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Best ways to protect your truck from the trail???

Discussion in '1st Gen. Tacomas (1995-2004)' started by x2468, Jun 24, 2010.

  1. Jun 24, 2010 at 11:39 PM
    #1
    x2468

    x2468 [OP] Well-Known Member

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    Went off-roading for the first time and had a lot of fun but now I have a few questions (also see my thread about post off-roading maintenance and cleaning in the off-road section if you have the time). Now, i'm not an idiot so I know that taking your truck off-road = a few scratches and dings. I don't plan on going off-roading very often, but having a capable truck and not doing it once and a while seems like a shame. I'd like to know how I can best protect the truck from the trail, I.E. branches, debris kicked up by the tires of mine or other trucks, etc etc. I'm aware of the most obvious thing, which would be skid plates, which thankfully my truck seems to have a few stock but i know there could be more. What companies should I look at that make quality products in this department?

    The branches on narrow trails were really pissing me off the most. Short of carrying a machete and trimming as I go, are there any effective brush guards for that type of thing? My brother was telling me about some type of 3M coating you can get for any vehicle to protect the paint but I can't find what it might be called. does such a thing exist and would it be any good for protection from branches and such?

    Also, I noticed that the very front most part of the rear wheel wells really gets hit with a lot of debris from the rear tires, making a lot of little chips in the surface. Anyone make something to cover that part of the truck? seems like it'd be an easy fix with some cut rubber and 3m adhesive.

    thanks in advance.

    PS for those still waiting for pics from my other thread I got a lot of good ones today, just waiting for my friend to e-mail them to me.
     
  2. Jun 24, 2010 at 11:54 PM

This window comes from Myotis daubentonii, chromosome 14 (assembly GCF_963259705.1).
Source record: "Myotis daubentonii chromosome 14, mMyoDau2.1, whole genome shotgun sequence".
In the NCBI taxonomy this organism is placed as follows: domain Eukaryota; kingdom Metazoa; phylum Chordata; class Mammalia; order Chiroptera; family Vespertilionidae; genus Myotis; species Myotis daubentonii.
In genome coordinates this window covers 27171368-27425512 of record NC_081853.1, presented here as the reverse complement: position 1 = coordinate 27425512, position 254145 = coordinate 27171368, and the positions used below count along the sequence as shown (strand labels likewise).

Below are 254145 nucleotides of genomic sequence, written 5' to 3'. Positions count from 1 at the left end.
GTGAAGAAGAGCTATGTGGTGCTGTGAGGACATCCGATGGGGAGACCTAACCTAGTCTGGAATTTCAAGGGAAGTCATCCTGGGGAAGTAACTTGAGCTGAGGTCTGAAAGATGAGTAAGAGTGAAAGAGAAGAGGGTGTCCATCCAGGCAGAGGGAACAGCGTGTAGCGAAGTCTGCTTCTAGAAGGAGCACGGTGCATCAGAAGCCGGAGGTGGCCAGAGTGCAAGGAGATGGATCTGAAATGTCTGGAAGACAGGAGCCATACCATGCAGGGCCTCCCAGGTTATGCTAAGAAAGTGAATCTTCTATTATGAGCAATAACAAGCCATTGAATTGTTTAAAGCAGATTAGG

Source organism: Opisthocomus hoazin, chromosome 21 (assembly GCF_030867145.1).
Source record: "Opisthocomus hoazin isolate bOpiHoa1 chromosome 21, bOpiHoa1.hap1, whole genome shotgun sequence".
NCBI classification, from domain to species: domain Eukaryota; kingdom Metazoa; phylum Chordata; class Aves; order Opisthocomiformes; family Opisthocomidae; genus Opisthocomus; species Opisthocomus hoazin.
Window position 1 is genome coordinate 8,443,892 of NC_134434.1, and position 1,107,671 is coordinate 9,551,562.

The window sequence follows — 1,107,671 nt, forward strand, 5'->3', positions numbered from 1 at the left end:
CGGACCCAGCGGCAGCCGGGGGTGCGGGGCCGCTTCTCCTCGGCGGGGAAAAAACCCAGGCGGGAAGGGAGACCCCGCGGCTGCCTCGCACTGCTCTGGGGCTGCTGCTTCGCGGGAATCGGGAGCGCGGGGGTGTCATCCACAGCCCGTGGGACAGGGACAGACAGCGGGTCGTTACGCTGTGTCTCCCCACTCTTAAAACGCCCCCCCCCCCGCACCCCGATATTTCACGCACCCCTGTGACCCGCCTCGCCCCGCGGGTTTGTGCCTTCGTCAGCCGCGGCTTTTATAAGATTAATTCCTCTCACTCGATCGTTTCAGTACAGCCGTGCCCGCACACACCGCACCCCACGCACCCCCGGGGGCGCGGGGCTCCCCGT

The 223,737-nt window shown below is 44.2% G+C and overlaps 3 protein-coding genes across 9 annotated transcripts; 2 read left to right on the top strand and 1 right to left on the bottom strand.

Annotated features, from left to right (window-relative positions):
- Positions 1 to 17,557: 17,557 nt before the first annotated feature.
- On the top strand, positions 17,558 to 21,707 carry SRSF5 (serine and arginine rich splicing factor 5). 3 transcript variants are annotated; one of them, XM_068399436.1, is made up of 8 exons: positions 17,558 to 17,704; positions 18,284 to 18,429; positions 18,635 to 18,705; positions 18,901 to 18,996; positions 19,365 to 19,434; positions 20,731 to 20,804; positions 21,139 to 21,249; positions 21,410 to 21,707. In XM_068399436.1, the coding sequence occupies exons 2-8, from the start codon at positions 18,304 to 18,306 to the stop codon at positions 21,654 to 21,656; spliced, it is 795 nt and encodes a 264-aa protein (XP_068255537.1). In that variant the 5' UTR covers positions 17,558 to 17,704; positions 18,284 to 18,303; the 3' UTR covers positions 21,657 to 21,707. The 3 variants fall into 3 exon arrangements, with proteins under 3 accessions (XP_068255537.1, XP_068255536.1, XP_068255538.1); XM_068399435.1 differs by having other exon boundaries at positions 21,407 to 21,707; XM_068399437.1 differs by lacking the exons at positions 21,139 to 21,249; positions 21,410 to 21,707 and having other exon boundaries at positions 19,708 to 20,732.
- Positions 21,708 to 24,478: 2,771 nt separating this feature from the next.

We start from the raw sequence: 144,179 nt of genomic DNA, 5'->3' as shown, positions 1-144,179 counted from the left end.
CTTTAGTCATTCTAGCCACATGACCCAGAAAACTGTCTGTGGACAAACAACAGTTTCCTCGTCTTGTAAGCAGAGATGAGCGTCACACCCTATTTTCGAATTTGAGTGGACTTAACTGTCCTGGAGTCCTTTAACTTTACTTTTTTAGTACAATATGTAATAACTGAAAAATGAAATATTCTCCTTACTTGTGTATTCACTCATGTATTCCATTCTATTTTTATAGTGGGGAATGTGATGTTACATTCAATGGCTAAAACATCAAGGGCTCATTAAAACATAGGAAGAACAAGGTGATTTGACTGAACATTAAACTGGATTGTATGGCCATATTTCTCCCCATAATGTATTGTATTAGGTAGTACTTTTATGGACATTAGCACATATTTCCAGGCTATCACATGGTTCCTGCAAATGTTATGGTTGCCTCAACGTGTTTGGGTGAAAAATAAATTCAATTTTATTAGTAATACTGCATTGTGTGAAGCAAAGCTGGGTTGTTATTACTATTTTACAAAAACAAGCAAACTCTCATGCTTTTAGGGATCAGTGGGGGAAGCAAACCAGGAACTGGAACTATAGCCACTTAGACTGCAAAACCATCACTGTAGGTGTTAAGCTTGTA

#2
    Janster

    Janster Old & Forgetful

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    The only real way to protect it from offroading - is to keep it parked in the driveway.

    Seriously....You can spend a shitload of money trying to protect things, and it'll never truely protect it. Something else will bite you in the ass instead. You can't possibly protect everything.

    So, either you 'get over it' or you stay at home.

    Brush guards only barely protect the front end, they do nothing for the sides of the truck. A skid plate is always good to have. Do some research on rock sliders, they'll protect your rocker guards from rocks/dings.

    That's wheelin.
    Save up some money and buy a trail rig = an old used 4WD vehicle that you can take offroad and not give two shits if you scratch or ding it up.

    Don't go wheelin on trails that are too narrow and avoid terrain that's too rocky for your driver experience. NEVER wheel alone!!! Have atleast 2 vehicles in your group.
     
  3. Jun 24, 2010 at 11:58 PM
    #3
    Kenny650

    Kenny650 Well-Known Member

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  4. Jun 25, 2010 at 12:02 AM
    #4
    brettb

    brettb Well-Known Member

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    And most of all. Stay away from mud
     
  5. Jun 25, 2010 at 12:07 AM
    #5
    dysfunctnlretard

    dysfunctnlretard Hi

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    honestly man, there is absolutely nothing you can do to protect your truck from cosmetic damage when you're wheeling, shit is gonna happen. Trucks in front of you may slip a wheel and throw rocks, your tires will fling rocks at your rear as youve been noticing, and its all just part of wheelin. They do have a 3M clear tape you can use, but its pricey to do your whole vehicle and Im sure branches can easily get through it. Im pretty sure member IAMRAYZIAN used it to protect his roof when he had his roof rack on it, you may wanna ask him about it.